Upon graduation, I worked as an occupational therapist in outpatients, medicine and surgery. As soon as the opportunity to move into a program manager position in vocational rehabilitation became available after only 15 months of working, I jumped at the chance. For four years I worked in hospital based assessment and treatment services, working with many other health professionals in team and single discipline programs. The area of practice for occupational therapists grew so rapidly, I was continuously training new therapists to fill positions that became available. I really enjoyed the challenges this work brought and saw an opportunity for me to pursue another interest of mine, running a business. With a two month waiting lists for most hospital based services, I felt confident to hang my shingle and open Integrated Occupational Health Services (IOHS).
I am still working hard at IOHS and employ three full time staff including myself, a kinesiologist and one fantastic office manager. I also have 13 occupational therapy consultants, seven in St. John’s and surrounding areas and six across the province.
IOHS specializes in work assessment/rehabilitation, pre-employment testing, ergonomics, home demands analysis/universal design consulting and medical-legal consultation. The clinic provides services to industry, insurance companies and the legal community. Major clients include municipalities, health care boards, power companies, telephone/cable/internet providers, oil companies and federal government sources to name a few. Our referral base is growing, as is the number of consultants on staff.
My work has enabled me to observe and analyze search and rescue demands, oil drilling and processing, manufacturing/printing, large scale construction, line crews, air ambulance and paramedic services, just to name a few. I have helped university researchers in understanding the impact of repetitive strain injuries in fish processing industries as a community collaborator. Through student placements and their various projects, I have helped monitor outcome and improve service delivery within our organization.
I was president of the Newfoundland and Labrador Association of Occupational Therapists (NLAOT) in 1996 and was active on committees in public relations and continuing education with this provincial organization. I co-chaired CAOT conference 2007 in St. John’s and chaired the OT Atlantic conference 1996. I have been on the executive of a provincial union representing health professionals and have also served on a board of directors representing employers’ issues in the province. I am currently the Board Director representing NL Occupational Therapists on the Canadian Association of Occupational Therapists (CAOT). As board member, I am also on the provincial executive of NLAOT. I am active with the provincial occupational rehabilitation providers group, Occupational Therapy Practices Committee of CAOT and CAOT risk management committee.
I have been an active Rotarian since 1998 and represent the profession of occupational therapy in my club. I am chairperson of my club’s international youth exchange program. I have recently been honoured with a Paul Harris Fellow, True Rotarian Award and District Governor’s citation from Rotary for the work that I have done in the area of youth exchange over the last eight years. Through my involvement with this club, I have increased my knowledge of other professions and have helped others understand what we as occupational therapists have to offer.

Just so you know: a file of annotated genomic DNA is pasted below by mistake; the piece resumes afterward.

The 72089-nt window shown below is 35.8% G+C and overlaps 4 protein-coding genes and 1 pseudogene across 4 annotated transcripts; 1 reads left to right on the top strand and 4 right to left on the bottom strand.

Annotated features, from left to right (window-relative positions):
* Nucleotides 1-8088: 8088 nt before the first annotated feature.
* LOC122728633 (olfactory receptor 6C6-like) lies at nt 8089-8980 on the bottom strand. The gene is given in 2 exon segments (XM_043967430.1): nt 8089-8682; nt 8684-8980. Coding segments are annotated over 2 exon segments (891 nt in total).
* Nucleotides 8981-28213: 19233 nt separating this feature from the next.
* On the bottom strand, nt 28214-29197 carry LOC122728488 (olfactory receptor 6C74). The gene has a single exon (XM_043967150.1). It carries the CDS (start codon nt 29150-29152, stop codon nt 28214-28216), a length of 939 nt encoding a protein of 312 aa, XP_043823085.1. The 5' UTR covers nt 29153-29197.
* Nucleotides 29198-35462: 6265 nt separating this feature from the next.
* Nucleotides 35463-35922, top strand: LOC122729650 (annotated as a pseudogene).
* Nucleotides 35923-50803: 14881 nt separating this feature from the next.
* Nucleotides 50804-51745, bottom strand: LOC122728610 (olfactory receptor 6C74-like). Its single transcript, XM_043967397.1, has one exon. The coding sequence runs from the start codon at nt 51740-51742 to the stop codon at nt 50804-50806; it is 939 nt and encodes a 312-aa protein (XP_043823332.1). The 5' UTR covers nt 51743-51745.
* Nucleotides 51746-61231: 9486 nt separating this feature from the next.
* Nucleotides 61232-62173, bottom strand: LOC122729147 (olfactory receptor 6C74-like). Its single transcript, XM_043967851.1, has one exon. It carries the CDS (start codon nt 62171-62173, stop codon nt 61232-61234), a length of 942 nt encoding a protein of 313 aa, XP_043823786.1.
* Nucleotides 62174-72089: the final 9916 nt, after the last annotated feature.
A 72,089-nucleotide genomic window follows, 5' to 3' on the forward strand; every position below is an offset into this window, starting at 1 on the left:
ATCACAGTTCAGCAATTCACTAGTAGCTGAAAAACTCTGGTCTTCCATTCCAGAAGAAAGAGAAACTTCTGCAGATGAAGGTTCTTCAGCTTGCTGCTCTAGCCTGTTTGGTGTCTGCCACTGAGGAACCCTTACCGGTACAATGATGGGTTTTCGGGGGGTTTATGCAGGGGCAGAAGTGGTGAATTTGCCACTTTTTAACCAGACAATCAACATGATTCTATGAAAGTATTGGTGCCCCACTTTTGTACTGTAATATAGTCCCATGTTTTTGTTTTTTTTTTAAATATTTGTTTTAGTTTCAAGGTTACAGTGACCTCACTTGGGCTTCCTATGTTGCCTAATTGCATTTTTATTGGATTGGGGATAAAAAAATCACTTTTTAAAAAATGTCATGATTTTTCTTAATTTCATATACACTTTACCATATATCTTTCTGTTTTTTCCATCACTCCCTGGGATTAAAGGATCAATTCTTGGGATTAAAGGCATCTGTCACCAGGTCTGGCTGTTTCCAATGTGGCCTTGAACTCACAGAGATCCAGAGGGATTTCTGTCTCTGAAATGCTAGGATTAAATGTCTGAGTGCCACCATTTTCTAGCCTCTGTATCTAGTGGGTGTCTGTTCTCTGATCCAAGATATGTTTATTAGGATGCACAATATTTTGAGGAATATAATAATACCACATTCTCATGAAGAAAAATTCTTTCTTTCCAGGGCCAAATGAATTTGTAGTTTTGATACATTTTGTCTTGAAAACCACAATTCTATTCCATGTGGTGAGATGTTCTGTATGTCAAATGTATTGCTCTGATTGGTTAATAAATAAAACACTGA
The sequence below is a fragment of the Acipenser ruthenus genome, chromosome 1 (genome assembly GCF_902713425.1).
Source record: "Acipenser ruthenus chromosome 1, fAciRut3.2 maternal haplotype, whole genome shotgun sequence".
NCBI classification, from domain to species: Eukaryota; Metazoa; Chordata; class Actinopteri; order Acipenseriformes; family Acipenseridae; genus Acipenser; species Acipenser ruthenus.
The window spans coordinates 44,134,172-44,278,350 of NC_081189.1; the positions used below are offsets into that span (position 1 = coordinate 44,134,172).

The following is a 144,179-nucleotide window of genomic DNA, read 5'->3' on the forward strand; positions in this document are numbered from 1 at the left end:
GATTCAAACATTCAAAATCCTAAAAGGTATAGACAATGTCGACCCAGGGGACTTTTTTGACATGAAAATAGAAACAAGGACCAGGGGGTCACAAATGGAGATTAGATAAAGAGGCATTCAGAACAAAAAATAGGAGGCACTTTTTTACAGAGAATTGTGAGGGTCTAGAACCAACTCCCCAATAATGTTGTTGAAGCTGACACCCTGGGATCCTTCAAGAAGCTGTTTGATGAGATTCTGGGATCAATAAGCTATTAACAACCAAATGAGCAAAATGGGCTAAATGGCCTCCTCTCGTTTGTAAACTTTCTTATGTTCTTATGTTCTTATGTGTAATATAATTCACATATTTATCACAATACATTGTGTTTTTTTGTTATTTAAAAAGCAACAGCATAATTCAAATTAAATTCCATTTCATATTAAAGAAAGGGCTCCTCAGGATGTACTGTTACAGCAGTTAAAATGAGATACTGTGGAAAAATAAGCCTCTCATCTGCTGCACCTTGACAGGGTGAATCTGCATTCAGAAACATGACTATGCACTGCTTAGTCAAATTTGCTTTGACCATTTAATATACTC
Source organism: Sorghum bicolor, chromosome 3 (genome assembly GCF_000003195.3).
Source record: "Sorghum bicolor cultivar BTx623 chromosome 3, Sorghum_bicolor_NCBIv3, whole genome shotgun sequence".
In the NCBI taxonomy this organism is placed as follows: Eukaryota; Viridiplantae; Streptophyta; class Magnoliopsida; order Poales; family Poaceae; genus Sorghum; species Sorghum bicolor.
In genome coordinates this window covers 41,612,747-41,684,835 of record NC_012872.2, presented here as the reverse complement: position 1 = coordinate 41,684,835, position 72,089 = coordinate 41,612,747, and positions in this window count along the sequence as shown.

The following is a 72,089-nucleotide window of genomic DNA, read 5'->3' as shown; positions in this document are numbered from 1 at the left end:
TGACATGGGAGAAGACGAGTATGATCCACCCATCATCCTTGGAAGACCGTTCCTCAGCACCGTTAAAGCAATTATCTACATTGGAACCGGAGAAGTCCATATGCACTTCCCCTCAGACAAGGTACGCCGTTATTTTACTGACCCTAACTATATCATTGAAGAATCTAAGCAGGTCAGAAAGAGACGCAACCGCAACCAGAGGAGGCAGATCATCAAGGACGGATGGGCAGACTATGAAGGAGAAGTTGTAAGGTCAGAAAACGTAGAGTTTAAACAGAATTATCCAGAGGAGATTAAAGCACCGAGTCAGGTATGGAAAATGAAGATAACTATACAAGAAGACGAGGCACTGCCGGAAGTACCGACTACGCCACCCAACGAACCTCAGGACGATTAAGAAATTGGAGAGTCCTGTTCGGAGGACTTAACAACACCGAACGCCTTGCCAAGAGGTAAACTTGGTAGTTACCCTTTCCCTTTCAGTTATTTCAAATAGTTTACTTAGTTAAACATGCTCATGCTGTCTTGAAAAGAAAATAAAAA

In my spare time (if I really have any) I enjoy being a soccer coach/mom, hockey mom and fan of my children’s other recreational activities. I teach Sunday school and otherwise try to say no to other volunteer needs that present themselves. I enjoy group aerobics classes, camping with my family and socializing with friends.
I would like to see the day when people are more knowledgeable about our profession and what we have to offer. I would like to see all medium and large employers identifying the need for an occupational therapist on staff or at least on a consultant basis. I would like occupational therapy to be included as a health professional covered under all benefit plans. I would like to see all services that we can provide to be privatized and available to those who need it. I strive for each of these goals in my committee involvement and growing business. If we provide good services that are considered valuable, then occupational therapists will continue to be in great demand and growing as a profession!
Second in a family of six, I grew up in rural Ontario. Family and friends have always been a priority for me and much of my life outside of work involved activities with my children, family and friends. Celebrations are important, and every event - graduations, births, birthdays, national holidays - are always a cause for a gathering of family and friends. The recent arrival of a beautiful granddaughter has added new excitement and interest to my life.
Education is a funny thing. I was initially academically trained at the Peterborough Teacher’s College as an elementary school teacher (at that time a one year program that “prepared” you to teach any grade – or all of the grades together in a one room school – from grade one to eight) and taught for a year. Then, unhappy with the rigidity imposed on teachers by the education system of the time, I searched for a new career. By chance, an ad was shown to me about a special course put on by CAOT to train individuals as occupational therapists with post secondary training and work experiences.